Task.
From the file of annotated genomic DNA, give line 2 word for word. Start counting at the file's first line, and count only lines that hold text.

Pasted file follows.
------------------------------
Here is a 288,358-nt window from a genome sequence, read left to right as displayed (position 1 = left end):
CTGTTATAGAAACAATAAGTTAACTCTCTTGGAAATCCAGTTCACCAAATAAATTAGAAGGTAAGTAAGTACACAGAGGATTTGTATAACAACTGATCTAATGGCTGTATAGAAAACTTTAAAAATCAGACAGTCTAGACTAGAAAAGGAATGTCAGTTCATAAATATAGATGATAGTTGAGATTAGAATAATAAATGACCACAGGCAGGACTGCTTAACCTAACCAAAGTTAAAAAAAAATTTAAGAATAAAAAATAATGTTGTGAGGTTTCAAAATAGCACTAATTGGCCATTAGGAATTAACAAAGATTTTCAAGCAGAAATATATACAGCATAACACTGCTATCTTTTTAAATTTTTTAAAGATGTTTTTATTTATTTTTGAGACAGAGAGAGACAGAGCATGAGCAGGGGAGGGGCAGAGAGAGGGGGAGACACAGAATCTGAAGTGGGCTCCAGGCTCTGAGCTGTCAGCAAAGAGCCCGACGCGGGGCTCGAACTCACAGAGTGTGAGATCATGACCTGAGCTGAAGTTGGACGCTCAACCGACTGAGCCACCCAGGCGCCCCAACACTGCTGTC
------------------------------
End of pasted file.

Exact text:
CTGTTATAGAAACAATAAGTTAACTCTCTTGGAAATCCAGTTCACCAAATAAATTAGAAGGTAAGTAAGTACACAGAGGATTTGTATAACAACTGATCTAATGGCTGTATAGAAAACTTTAAAAATCAGACAGTCTAGACTAGAAAAGGAATGTCAGTTCATAAATATAGATGATAGTTGAGATTAGAATAATAAATGACCACAGGCAGGACTGCTTAACCTAACCAAAGTTAAAAAAAAATTTAAGAATAAAAAATAATGTTGTGAGGTTTCAAAATAGCACTAATTGGCCATTAGGAATTAACAAAGATTTTCAAGCAGAAATATATACAGCATAACACTGCTATCTTTTTAAATTTTTTAAAGATGTTTTTATTTATTTTTGAGACAGAGAGAGACAGAGCATGAGCAGGGGAGGGGCAGAGAGAGGGGGAGACACAGAATCTGAAGTGGGCTCCAGGCTCTGAGCTGTCAGCAAAGAGCCCGACGCGGGGCTCGAACTCACAGAGTGTGAGATCATGACCTGAGCTGAAGTTGGACGCTCAACCGACTGAGCCACCCAGGCGCCCCAACACTGCTGTC